67 year old Stanton was gravely ill with throat cancer, and was awaiting entry into hospital for an operation. He did not falter in his reply and called out for fresh volunteers to take the life-belts of those injured or fatigued. At seven-thirty the boat ploughed back into the waves; it would be Stanton’s last ever lifeboat rescue. There was no let up in the weather, and to those ashore, with east-north-east wind sweeping up the beach, it seemed to be getting worse.
Meanwhile, with their hands numb with cold, Captain Leek helped secure the other two crewmen on to ratlines with rope from the rigging. The mate was barely conscious and was delirious with exhaustion. As the captain strained his bloodshot eyes over the horizon for deliverance, he came across the sad sight of the other ketch Glenavon, which was in a similar predicament to them, with all of crew hanging on to the rigging.
For now, the lifeboat was making heavy going beating into the wind. It was to take seven hours for them to cover the six and a half miles to reach the distant Corinthian.
By ten, that morning, Leek watched with horror, as the last of the crew of the Glenavon disappear from the wreck’s masts. There was little conversation amongst his hypothermic men, as their will to live was fading fast. While they clung to the fragile main mast, Leek still scanned the bleak spume filled sea for salvation. It eventually came in the vision of the Charles Dibden, rolling violently below them. Ernest Leek’s first concern was for his Mate, George Green. His condition was becoming critical and Leek urged him to tie the rope, which was thrown from the lifeboat, about himself. With what little strength the man had he laboriously looped the rope under his arms and secured it with a bowline knot.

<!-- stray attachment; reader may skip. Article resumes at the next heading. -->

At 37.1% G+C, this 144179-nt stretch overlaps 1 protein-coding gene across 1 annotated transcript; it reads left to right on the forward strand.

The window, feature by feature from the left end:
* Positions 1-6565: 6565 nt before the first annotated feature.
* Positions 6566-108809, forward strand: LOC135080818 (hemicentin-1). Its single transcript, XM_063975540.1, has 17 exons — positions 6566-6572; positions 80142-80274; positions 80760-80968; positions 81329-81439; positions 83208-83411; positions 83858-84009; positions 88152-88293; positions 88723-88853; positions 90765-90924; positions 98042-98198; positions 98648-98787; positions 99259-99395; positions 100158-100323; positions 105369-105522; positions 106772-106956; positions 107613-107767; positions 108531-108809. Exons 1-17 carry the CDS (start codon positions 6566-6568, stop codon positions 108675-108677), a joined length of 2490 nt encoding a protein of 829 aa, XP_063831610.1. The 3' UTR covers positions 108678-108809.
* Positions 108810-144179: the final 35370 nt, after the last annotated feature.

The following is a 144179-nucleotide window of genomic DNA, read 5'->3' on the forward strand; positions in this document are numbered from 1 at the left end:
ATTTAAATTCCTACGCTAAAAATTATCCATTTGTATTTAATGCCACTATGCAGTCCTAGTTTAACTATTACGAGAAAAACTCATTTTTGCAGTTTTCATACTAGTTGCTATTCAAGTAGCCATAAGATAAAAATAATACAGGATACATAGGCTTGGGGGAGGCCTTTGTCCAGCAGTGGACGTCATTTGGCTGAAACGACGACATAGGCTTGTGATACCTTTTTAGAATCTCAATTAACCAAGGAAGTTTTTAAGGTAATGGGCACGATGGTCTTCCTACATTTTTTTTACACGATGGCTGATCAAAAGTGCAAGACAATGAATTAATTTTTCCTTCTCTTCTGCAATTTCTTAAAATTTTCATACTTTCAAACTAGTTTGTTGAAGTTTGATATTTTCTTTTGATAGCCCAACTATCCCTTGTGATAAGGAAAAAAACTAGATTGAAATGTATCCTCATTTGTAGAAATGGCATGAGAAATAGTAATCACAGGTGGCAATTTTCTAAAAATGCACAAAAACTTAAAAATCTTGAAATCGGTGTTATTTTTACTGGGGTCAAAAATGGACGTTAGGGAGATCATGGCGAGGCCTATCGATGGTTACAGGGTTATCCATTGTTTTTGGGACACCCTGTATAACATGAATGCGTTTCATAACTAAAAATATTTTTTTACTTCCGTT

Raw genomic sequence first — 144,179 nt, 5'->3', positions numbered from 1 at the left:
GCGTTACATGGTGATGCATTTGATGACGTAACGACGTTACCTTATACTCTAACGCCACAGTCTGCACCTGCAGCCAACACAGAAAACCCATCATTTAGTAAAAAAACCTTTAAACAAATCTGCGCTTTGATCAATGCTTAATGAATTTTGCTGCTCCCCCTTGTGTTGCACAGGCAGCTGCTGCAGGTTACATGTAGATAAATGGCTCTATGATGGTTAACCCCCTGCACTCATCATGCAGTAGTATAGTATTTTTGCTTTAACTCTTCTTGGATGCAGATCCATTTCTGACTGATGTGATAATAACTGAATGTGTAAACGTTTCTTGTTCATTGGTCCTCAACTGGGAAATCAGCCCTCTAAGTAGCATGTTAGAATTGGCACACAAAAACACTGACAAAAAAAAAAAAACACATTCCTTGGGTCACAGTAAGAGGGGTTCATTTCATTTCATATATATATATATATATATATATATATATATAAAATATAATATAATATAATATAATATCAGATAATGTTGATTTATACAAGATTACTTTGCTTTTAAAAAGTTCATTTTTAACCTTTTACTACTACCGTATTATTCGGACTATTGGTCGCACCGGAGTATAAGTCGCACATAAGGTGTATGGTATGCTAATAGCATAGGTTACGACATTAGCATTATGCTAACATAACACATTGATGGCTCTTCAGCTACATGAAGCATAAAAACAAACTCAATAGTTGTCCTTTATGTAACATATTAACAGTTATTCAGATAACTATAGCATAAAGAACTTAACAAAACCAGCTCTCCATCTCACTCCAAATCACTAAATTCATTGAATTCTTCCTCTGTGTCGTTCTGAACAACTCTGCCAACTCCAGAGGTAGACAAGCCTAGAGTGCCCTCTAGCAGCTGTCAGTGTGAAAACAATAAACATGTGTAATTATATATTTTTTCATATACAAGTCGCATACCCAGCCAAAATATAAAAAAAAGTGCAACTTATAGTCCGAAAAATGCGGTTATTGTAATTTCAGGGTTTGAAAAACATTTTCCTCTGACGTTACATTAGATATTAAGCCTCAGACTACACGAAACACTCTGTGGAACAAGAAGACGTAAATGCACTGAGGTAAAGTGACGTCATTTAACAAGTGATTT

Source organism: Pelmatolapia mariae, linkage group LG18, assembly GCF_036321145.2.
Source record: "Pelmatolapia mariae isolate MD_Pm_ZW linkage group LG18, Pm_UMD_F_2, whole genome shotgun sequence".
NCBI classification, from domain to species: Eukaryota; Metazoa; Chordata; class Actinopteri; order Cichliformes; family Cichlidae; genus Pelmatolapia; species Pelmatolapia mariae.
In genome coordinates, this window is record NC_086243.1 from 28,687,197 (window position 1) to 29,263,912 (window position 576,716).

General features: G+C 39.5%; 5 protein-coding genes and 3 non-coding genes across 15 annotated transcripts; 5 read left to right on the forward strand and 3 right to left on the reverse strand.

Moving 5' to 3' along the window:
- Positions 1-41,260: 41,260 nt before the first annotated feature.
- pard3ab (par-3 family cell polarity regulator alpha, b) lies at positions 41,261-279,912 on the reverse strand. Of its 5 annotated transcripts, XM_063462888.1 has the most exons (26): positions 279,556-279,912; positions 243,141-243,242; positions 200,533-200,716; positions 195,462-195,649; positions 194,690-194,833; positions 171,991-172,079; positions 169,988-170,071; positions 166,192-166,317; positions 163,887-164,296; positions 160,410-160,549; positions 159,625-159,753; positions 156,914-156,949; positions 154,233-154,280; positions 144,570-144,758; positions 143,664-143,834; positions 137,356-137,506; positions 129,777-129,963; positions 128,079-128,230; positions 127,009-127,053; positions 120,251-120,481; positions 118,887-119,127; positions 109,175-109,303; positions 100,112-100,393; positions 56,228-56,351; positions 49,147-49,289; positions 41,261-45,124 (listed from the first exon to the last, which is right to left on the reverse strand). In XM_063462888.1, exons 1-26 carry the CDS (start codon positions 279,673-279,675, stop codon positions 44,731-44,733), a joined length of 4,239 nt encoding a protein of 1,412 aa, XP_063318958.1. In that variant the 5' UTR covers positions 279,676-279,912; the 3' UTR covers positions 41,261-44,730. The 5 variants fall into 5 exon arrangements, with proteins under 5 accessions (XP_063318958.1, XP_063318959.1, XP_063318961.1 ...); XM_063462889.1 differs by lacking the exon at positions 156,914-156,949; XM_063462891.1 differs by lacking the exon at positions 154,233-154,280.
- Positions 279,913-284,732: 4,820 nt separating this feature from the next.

Green’s nerves were at breaking point. With what little courage he had left, he let go of the rope ladder that had supported him over the last 17 hours. As the lifeboat crew hauled the mate towards them, he came foul of a thick rope shroud which was bracing up the main mast. The unfortunate man’s mind finally snapped and he held on to the rope with all his remaining strength.
No matter how much the lifeboat crew pleaded with him to let go, he would not obey. Leek even risked his own life by climbing down to him and then tried to prise the poor man’s fingers apart from the rope. The man held on in a death grip, and with sadness the captain left him, as he died – with salvation mere yards away.
The AB and Leek were assisted onto the rolling Charles Dibden, and, after another 25 minutes of pulling, the battered dead body of the mate was hauled aboard. The ketch’s captain explained that the crew of the Glenavon had perished earlier and Coxswain Stanton decided to make for shore with all due haste.
On that dismal afternoon, at half past three, the lifeboat was winched up the beach. As the survivors of the Corinthian were ushered into the near-by public house, ‘The Forrester’, for dry clothes and a hot drink, Ernest Leek met the agent for Shipwrecked Mariners, John Prior. Little did he know that he would make Prior’s acquaintance again, four years later, when he would once more be rescued by the lifeboat.